AI could add $500bn to value of SMEs globally

SMEs either creating AI for enterprise organisations or embedding AI in their own businesses will add billions of dollars in value, says boutique tech bank DAI Magister

Artificial intelligence could add $500 billion in value to SMEs globally, whether they develop AI applications for others or use it themselves.

So says Lee Chin Jian, vice-president at boutique investment bank DAI Magister, which has offices in New York and in London, and has advised tech startup clients which have been sold to Apple, Nokia, NVIDIA, Shell, Ziff Davis and others.

Chian Jian sees the boost in SME value coming from two prongs: creating AI applications that are bought by enterprise organisations and SMEs using AI themselves.

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Said Chian Jian: “The transformational potential of AI represents a vast and growing opportunity and a ground-breaking leap into a future brimming with unprecedented possibilities for enterprises.”

According to Chian Jian, virtually no major enterprise-grade software company has the necessary AI expertise to reconfigure its product suite. Instead, they resort to acquiring AI start-ups to bolster their capabilities and ensure a smooth integration of AI into their workflows and operations.

This creates a compelling market opportunity for specialised enterprise AI businesses that offer solutions designed for seamless embedding within existing enterprise systems and across different business functions, said Chian Jian.

However, SMEs will also be boosted by embedding AI-augmented services into customers’ everyday dealings with businesses, he said.

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Embedding AI in legal and compliance operations will be particularly transformative for enterprises. As AI adoption grows, ensuring its reliable operation becomes critical, especially in sectors such as financial services where accuracy is paramount. Discussions around monitoring AI will intensify, leading to increased investment and job creation for overseeing and regulating its use.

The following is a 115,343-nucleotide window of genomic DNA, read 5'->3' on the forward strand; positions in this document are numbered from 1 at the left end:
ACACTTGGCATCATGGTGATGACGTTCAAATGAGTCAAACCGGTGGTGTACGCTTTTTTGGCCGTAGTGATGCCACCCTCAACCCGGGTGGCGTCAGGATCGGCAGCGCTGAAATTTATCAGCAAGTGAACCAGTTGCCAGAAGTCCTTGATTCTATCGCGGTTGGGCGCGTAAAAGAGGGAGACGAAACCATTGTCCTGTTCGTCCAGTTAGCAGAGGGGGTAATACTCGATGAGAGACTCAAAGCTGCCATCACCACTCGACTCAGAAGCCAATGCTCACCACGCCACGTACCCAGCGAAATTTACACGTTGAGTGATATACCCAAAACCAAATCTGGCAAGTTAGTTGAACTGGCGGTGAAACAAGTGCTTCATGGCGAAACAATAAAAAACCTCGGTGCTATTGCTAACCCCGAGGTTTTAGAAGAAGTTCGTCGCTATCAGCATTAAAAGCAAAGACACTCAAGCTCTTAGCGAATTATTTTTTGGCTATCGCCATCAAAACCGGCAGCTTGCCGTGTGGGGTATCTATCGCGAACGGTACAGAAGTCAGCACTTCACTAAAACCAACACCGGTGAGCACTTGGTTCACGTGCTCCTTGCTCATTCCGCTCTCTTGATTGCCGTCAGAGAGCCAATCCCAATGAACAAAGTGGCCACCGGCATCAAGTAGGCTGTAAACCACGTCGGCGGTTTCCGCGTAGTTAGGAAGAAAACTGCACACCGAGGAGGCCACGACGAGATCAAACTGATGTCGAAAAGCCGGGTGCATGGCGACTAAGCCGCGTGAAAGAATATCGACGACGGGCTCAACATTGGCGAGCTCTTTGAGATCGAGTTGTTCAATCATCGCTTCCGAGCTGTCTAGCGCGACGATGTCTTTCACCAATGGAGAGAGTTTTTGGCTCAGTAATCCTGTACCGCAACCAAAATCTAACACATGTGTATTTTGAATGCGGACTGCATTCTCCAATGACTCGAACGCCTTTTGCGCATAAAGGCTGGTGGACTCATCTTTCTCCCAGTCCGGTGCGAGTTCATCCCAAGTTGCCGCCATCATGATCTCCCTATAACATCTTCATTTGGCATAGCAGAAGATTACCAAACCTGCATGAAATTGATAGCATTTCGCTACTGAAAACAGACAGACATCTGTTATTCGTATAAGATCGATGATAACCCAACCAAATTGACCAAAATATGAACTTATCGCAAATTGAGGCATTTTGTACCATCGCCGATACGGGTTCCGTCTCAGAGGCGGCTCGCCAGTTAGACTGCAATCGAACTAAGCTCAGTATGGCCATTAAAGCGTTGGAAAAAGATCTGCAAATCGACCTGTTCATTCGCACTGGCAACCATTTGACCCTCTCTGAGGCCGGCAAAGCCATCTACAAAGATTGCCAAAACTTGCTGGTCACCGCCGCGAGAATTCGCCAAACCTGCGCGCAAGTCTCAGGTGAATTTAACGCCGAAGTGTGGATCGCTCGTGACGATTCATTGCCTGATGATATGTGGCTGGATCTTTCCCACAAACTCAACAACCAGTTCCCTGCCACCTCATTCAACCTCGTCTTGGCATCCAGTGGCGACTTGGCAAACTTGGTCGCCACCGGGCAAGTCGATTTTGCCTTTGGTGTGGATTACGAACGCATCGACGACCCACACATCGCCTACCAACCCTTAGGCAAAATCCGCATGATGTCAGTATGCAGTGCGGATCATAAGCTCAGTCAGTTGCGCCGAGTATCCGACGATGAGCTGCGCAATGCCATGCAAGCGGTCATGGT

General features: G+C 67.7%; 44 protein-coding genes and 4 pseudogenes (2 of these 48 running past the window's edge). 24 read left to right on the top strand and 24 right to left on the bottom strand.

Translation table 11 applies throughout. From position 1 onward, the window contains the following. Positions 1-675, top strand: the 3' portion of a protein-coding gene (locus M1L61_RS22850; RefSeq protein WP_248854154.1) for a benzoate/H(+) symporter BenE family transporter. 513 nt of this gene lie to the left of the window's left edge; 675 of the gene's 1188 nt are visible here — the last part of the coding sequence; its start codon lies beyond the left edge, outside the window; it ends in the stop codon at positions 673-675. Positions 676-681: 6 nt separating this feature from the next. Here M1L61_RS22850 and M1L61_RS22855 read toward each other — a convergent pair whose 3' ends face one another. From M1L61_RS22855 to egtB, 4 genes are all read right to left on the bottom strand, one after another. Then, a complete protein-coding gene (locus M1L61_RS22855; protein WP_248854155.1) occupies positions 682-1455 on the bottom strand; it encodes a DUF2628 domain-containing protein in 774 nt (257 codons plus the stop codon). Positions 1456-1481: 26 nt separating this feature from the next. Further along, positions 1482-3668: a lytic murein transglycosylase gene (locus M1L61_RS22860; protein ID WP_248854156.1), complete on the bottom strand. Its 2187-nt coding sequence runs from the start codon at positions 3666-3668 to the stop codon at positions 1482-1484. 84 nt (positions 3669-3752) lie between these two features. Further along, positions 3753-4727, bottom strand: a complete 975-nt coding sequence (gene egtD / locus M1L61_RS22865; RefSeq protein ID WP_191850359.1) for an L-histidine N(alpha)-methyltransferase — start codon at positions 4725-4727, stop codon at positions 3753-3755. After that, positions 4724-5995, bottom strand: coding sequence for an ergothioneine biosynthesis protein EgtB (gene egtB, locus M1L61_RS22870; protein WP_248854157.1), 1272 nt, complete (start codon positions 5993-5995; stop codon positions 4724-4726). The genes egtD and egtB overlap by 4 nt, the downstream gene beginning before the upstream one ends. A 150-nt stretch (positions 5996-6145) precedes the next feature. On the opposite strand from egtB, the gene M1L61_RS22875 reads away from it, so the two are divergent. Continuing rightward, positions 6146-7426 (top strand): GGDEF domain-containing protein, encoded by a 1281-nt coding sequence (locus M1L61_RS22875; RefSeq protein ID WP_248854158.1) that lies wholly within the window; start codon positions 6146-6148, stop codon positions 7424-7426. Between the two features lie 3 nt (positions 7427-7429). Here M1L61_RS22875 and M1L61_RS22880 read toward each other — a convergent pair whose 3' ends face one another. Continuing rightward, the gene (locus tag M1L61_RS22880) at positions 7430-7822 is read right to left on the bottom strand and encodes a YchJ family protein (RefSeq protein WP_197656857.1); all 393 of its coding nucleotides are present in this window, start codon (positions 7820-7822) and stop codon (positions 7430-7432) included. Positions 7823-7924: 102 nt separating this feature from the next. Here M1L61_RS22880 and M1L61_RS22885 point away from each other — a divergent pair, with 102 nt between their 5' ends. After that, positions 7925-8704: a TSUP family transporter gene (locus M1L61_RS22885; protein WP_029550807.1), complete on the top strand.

Chian Jian said: “In terms of regulatory compliance, AI keeps businesses up to date with changing laws, reducing legal risks, and protecting their reputation. Furthermore, AI’s predictive capabilities assess historical data, identify potential risks, and develop proactive risk mitigation strategies, helping businesses stay ahead in safeguarding against liabilities.”

AI co-pilots

AI co-pilots will also become an integral part of enterprises across diverse business functions, transforming how businesses operate and make decisions, said the London-based banker.

For skilled workers, AI will be an invaluable assistant in navigating complex decision-making processes, providing valuable insights to tackle intricate and challenging tasks more effectively.

Less-skilled workers will witness the automation of repetitive and mundane tasks, liberating their time and energy to focus on activities that bring greater value.

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Tim Adler

Tim Adler is group editor of Small Business, Growth Business and Information Age. He is a former commissioning editor at the Daily Telegraph, who has written for the Financial Times, The Times and the...